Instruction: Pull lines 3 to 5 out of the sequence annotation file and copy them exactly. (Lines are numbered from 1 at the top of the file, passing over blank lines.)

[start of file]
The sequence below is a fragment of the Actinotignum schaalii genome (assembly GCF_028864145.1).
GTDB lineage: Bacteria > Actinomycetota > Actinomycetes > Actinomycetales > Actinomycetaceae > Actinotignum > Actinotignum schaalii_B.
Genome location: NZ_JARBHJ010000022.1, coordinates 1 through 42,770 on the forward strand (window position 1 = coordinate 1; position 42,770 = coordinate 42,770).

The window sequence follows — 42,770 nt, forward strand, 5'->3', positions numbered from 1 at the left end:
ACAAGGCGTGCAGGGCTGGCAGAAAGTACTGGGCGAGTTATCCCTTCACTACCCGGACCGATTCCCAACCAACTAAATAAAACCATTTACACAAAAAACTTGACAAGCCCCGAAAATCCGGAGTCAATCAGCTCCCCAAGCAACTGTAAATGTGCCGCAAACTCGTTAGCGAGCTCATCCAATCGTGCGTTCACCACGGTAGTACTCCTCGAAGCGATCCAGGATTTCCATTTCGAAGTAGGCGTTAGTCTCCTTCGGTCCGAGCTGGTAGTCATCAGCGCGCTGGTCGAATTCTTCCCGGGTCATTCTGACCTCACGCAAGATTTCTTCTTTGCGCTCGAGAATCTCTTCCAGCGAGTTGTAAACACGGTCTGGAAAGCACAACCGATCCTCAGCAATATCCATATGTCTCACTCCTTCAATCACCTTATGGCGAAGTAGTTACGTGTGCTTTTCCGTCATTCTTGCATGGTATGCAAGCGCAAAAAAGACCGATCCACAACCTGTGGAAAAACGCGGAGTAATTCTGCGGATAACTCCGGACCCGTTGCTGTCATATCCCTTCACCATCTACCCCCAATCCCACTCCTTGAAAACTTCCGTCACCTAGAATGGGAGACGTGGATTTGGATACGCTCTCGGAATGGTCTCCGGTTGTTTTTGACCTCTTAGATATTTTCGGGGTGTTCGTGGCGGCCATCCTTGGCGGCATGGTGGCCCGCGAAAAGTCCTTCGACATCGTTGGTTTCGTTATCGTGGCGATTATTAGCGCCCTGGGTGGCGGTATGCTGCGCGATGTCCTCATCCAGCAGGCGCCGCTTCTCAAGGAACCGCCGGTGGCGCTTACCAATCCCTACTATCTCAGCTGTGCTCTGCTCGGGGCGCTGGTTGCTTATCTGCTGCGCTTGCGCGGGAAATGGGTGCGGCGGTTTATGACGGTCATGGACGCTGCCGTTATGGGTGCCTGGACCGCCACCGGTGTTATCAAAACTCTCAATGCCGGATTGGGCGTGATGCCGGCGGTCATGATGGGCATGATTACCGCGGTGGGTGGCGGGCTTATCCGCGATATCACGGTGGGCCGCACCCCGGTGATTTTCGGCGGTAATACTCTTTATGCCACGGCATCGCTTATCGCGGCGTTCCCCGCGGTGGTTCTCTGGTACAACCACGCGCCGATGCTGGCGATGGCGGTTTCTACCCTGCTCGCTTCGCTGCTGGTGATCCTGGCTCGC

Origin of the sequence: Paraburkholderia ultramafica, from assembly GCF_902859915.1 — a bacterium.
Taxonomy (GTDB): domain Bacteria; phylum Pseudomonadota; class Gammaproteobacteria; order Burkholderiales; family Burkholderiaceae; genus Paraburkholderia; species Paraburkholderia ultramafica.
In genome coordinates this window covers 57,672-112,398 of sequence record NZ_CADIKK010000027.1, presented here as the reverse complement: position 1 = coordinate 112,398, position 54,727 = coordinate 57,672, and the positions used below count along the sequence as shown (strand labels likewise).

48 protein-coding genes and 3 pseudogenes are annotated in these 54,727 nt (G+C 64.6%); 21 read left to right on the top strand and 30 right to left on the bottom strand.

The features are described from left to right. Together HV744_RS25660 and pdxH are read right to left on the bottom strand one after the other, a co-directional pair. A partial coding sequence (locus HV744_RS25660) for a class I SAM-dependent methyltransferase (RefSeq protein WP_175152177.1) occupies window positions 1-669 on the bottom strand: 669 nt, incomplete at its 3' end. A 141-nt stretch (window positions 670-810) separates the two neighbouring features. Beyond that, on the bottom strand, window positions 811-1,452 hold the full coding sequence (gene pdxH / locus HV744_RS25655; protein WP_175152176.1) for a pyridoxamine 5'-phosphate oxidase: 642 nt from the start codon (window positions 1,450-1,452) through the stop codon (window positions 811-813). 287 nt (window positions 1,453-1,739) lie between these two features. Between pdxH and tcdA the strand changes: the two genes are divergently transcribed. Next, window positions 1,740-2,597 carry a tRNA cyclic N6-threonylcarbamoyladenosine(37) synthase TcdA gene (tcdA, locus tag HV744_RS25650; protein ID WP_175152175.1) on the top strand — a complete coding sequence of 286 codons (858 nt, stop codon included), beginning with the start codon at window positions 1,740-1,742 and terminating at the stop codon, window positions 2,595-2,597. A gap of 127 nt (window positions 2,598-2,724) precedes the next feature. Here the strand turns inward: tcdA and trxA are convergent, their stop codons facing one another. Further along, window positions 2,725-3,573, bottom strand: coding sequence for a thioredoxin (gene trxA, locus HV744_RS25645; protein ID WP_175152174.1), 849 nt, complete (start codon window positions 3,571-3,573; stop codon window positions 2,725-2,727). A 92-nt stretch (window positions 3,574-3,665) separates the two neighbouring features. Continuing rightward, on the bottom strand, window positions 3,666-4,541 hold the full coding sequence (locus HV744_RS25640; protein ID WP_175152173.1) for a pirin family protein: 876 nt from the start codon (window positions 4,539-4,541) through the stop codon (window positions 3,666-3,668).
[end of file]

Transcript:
Genome location: NZ_JARBHJ010000022.1, coordinates 1 through 42,770 on the forward strand (window position 1 = coordinate 1; position 42,770 = coordinate 42,770).

The window sequence follows — 42,770 nt, forward strand, 5'->3', positions numbered from 1 at the left end:
ACAAGGCGTGCAGGGCTGGCAGAAAGTACTGGGCGAGTTATCCCTTCACTACCCGGACCGATTCCCAACCAACTAAATAAAACCATTTACACAAAAAACTTGACAAGCCCCGAAAATCCGGAGTCAATCAGCTCCCCAAGCAACTGTAAATGTGCCGCAAACTCGTTAGCGAGCTCATCCAATCGTGCGTTCACCACGGTAGTACTCCTCGAAGCGATCCAGGATTTCCATTTCGAAGTAGGCGTTAGTCTCCTTCGGTCCGAGCTGGTAGTCATCAGCGCGCTGGTCGAATTCTTCCCGGGTCATTCTGACCTCACGCAAGATTTCTTCTTTGCGCTCGAGAATCTCTTCCAGCGAGTTGTAAACACGGTCTGGAAAGCACAACCGATCCTCAGCAATATCCATATGTCTCACTCCTTCAATCACCTTATGGCGAAGTAGTTACGTGTGCTTTTCCGTCATTCTTGCATGGTATGCAAGCGCAAAAAAGACCGATCCACAACCTGTGGAAAAACGCGGAGTAATTCTGCGGATAACTCCGGACCCGTTGCTGTCATATCCCTTCACCATCTACCCCCAATCCCACTCCTTGAAAACTTCCGTCACCTAGAATGGGAGACGTGGATTTGGATACGCTCTCGGAATGGTCTCCGGTTGTTTTTGACCTCTTAGATATTTTCGGGGTGTTCGTGGCGGCCATCCTTGGCGGCATGGTGGCCCGCGAAAAGTCCTTCGACATCGTTGGTTTCGTTATCGTGGCGATTATTAGCGCCCTGGGTGGCGGTATGCTGCGCGATGTCCTCATCCAGCAGGCGCCGCTTCTCAAGGAACCGCCGGTGGCGCTTACCAATCCCTACTATCTCAGCTGTGCTCTGCTCGGGGCGCTGGTTGCTTATCTGCTGCGCTTGCGCGGGAAATGGGTGCGGCGGTTTATGACGGTCATGGACGCTGCCGTTATGGGTGCCTGGACCGCCACCGGTGTTATCAAAACTCTCAATGCCGGATTGGGCGTGATGCCGGCGGTCATGATGGGCATGATTACCGCGGTGGGTGGCGGGCTTATCCGCGATATCACGGTGGGCCGCACCCCGGTGATTTTCGGCGGTAATACTCTTTATGCCACGGCATCGCTTATCGCGGCGTTCCCCGCGGTGGTTCTCTGGTACAACCACGCGCCGATGCTGGCGATGGCGGTTTCTACCCTGCTCGCTTCGCTGCTGGTGATCCTGGCTCGC